Dry skin occurs when our skin lacks appropriate oil, resulting in rough, dry or flaky skin. Applying a nourishing oil like coconut oil topically helps restore the lipid barrier, which reduces water loss, inhibits peroxidative and oxidative damage, and improves antimicrobial function. 

If your skin overproduces oil, applying nourishing oils helps exfoliate skin because it breaks up and dissolves excess oil without stripping the skin of its natural lipid barrier. In fact, while sebum’s association with acne is poorly understood, some research suggests it might have more to do with sebum quality, not quantity. This is why practices, like  cleaning your face with coconut oil or using nourishing oils as a  facial moisturizer, can work incredibly well for all skin types. 

The Best Coconut Oil for Skin Care 

While it may seem like a rather simple and straightforward product, there are an endless variety of brands and types of coconut oil on the market, which makes  choosing the best coconut oil for skin care all the more confusing.  

To put it simply, there are three main types of coconut oil: unrefined coconut oil, refined coconut oil, and liquid coconut oil. 

Unrefined coconut oil is coconut oil that has been extracted from fresh coconut meat, using methods such as  wet-milling  or  quick drying. This process keeps all the naturally occurring phytonutrients and polyphenols intact. 

Refined coconut oil is oil that has been extracted from previously dried coconut meat with chemical solvents or through physical extraction methods. Coconut oil produced this way must be purified through refining, which means some of the beneficial nutrients in coconut oil are lost. 

The last type, liquid coconut oil, is coconut oil with lauric acid removed. What’s left is two other medium-chain fatty acids with lower melting points.  

So, which coconut oil is best? 

Organic, unrefined coconut oil is the best coconut oil for skin care because it contains all the naturally occurring phytonutrients and polyphenols.   

How to Use Coconut Oil for Skin Care 

Before we move into all the fantastic ways to use coconut oil for skin care, I highly recommend testing coconut oil on a small area of your skin before moving forward with any new protocols. It’s best to apply coconut oil to your face and body in the same spot for 3-4 days in a row, which will allow you to know if you have any abnormal reactions to coconut oil. 

While coconut oil is great for all skin types and works well for most people, there is no such thing as one size fits all skin care. We are all incredibly individual people with varying genetic backgrounds, and just because something does or doesn’t work for another person does not mean it will or won’t work for you. Keep an open mind, and be willing to use the feedback your skin gives you to find what protocols will work best for your skin.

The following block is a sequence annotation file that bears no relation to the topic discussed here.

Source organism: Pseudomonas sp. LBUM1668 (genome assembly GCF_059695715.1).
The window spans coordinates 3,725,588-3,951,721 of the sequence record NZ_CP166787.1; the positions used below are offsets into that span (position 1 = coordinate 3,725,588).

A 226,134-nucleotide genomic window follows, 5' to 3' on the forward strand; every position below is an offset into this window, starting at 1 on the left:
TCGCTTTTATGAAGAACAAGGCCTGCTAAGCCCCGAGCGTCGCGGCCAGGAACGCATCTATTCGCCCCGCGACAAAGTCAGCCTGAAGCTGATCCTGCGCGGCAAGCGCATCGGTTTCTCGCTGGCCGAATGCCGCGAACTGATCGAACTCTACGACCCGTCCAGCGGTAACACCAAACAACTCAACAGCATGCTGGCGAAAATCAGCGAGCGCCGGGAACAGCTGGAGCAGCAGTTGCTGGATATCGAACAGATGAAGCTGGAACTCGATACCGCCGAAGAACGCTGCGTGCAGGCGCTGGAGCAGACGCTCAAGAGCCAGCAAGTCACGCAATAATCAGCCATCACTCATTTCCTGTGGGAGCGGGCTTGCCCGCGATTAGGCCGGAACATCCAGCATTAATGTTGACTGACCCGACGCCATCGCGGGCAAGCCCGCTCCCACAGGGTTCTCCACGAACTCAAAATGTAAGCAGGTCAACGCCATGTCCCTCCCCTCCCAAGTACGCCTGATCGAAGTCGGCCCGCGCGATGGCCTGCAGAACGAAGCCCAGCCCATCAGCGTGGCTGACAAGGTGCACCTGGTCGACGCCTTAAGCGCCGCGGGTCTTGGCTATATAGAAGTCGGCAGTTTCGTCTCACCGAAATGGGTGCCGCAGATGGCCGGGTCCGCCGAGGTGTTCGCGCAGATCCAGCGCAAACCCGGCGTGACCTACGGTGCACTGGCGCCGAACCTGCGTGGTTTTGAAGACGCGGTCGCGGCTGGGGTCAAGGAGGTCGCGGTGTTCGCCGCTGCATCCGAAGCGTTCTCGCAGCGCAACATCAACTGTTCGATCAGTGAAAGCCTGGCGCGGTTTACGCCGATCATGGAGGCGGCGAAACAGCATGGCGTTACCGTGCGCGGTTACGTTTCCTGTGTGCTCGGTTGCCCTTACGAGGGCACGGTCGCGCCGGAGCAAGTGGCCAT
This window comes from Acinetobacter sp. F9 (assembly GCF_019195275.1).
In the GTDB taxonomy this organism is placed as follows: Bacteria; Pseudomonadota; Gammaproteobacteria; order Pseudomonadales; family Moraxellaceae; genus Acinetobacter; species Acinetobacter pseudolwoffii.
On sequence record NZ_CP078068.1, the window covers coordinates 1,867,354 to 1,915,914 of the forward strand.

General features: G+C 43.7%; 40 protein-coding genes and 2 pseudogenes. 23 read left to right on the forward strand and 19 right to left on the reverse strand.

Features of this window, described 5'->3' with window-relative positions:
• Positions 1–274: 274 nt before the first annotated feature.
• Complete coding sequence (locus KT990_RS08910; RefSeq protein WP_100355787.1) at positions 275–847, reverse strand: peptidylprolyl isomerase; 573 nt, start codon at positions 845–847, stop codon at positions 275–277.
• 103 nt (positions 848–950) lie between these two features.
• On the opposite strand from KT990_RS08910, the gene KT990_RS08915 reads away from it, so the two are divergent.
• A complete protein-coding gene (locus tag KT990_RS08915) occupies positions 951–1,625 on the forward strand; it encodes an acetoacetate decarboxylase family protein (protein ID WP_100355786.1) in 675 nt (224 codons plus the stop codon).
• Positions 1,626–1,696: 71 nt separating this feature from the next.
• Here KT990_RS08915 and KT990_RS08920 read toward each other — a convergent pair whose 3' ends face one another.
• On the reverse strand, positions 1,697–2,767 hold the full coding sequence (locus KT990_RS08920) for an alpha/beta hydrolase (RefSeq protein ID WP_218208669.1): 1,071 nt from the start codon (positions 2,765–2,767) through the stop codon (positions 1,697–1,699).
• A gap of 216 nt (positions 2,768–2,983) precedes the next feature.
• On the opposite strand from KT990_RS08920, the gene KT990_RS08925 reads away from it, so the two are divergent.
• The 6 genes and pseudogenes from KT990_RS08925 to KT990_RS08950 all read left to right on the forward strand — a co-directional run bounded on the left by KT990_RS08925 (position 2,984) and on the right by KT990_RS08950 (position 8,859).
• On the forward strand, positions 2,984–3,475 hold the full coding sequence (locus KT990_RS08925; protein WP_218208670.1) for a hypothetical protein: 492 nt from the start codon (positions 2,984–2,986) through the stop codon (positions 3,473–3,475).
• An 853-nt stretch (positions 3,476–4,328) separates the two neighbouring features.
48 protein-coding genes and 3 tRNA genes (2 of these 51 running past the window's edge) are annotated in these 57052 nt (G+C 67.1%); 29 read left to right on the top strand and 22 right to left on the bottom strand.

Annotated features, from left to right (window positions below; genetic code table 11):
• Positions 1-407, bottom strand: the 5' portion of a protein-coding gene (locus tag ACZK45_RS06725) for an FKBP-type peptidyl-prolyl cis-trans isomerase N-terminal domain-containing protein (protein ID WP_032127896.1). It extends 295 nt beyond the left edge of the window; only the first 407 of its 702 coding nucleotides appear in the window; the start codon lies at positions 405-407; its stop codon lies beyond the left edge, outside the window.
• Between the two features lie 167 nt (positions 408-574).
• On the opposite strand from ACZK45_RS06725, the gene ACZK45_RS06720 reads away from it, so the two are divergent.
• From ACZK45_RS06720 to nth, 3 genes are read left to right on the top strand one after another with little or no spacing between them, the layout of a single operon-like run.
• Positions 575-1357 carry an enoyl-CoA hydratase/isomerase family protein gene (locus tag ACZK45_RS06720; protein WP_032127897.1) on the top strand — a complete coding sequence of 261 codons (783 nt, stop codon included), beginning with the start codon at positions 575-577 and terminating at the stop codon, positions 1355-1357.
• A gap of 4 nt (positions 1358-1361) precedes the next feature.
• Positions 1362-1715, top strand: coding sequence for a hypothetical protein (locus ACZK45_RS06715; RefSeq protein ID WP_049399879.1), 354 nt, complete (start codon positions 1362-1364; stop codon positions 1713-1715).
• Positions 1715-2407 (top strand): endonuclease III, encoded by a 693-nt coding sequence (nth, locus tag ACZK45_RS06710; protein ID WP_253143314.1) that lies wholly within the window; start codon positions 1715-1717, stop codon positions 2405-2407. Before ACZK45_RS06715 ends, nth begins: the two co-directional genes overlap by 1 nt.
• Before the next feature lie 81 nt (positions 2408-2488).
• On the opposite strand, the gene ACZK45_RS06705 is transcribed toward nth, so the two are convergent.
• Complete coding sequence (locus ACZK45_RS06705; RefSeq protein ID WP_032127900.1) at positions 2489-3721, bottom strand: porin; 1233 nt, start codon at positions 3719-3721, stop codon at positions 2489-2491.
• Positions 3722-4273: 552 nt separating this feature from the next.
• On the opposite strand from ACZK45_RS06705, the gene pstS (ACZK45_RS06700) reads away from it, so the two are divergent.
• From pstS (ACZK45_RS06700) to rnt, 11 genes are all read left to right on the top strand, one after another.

Coconut Oil for Face Washing 

You can  wash your face with coconut oil, or a combination of oils, using a protocol called the oil cleansing method. Using the principle of “like dissolves like” – the basic concept is this: the natural oil you massage into your skin dissolves the oil that has hardened on your skin with impurities and/or clogged your pores. When you apply steam from a warm  wash cloth  to your face, the pores open and the natural oil lifts any dirt or makeup out of pours, which can be easily wiped away.  

Coconut Oil for Moisturizing 

You’ve probably read a lot of back and forth about coconut oil for moisturizing. So, let’s put speculation aside, and look at the literature. There are four studies that have looked at the moisturizing effects of coconut oil. When looking at treatment for conditions associated with dry, itchy skin, studies show coconut oil significant improves dryness and does so better in comparison to other oils because of its antibacterial and emollient effects.

Studies also show that coconut oil reduces protein loss remarkably for both damaged and undamaged hair because of its molecular weight, and straight linear chain.  Lastly, coconut oil has been found to improve collagen cross-linking and increase antioxidant enzyme activity when applied regularly.

While these studies don’t prove that coconut oil works for everyone, it does show coconut oil is an effective, and superior moisturizer for face and body.

Coconut Oil for Stretch Marks 

Because coconut oil improves collagen cross-linking and can restore lipid barrier function, it also may be an effective treatment for stretch marks. While there is no scientific literature that exists that shows coconut oil improves stretch marks, the beneficial properties of coconut oil, and the empirical data that exists suggests coconut oil can reduce or prevent stretch marks. 

Coconut Oil for Skin Conditions 

If you suffer from skin conditions associated with dry skin such as atopic dermatitis (eczema), or xerosis, studies show coconut oil can improve skin hydration and lipid barrier function, and reduce skin infections.

Coconut oil was also found to improve wound healing by increasing collagen cross-linking and antioxidant enzyme activity, which suggest coconut oil might be a sufficient way to treat minor cuts, scrapes, and abrasions. Personally, this is why I recommend applying coconut oil to many common skin conditions such as razor burn, ingrown hairs, and yes – pimples that have been “picked at.” 

And lastly, through a practice called  oil pulling, coconut oil has been found to reduce plaque-related gingivitis.

Coconut Oil for Hair 

Because of coconut oil’s molecular weight and shape, coconut oil is able to penetrate deeply into hair, which reduces protein loss for both damaged and undamaged hair.